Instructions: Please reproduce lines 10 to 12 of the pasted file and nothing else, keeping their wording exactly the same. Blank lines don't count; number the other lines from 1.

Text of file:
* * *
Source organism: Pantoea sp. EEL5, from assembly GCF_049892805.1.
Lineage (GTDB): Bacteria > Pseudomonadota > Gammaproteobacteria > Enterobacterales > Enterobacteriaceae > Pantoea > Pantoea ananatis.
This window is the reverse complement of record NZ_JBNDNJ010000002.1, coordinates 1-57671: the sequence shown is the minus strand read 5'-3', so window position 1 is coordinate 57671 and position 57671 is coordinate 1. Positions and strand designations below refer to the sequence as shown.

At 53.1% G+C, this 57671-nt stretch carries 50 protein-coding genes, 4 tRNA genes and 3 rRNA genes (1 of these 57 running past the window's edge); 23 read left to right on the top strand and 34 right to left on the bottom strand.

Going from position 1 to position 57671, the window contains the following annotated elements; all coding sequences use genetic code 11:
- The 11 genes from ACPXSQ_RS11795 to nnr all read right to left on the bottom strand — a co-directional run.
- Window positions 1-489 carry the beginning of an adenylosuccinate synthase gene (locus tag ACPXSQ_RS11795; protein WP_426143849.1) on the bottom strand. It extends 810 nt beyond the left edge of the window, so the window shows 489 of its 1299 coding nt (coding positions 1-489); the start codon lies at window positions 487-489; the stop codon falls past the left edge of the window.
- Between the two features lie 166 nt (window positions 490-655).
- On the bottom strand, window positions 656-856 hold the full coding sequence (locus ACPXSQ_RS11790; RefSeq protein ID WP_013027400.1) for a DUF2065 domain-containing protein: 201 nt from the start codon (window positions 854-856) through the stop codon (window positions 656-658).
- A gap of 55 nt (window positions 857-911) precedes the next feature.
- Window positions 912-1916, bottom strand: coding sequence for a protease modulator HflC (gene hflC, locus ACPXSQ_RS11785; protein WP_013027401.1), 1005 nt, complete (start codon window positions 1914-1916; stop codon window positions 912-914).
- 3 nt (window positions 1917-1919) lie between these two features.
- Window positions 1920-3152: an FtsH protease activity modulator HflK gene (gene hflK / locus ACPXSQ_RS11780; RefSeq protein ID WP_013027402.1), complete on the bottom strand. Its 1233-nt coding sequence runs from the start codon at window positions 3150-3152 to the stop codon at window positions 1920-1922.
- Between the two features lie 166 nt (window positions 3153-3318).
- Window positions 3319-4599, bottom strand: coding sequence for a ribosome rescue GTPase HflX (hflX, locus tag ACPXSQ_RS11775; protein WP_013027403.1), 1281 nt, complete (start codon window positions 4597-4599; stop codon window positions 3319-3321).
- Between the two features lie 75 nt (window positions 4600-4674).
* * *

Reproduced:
- A gap of 55 nt (window positions 857-911) precedes the next feature.
- Window positions 912-1916, bottom strand: coding sequence for a protease modulator HflC (gene hflC, locus ACPXSQ_RS11785; protein WP_013027401.1), 1005 nt, complete (start codon window positions 1914-1916; stop codon window positions 912-914).
- 3 nt (window positions 1917-1919) lie between these two features.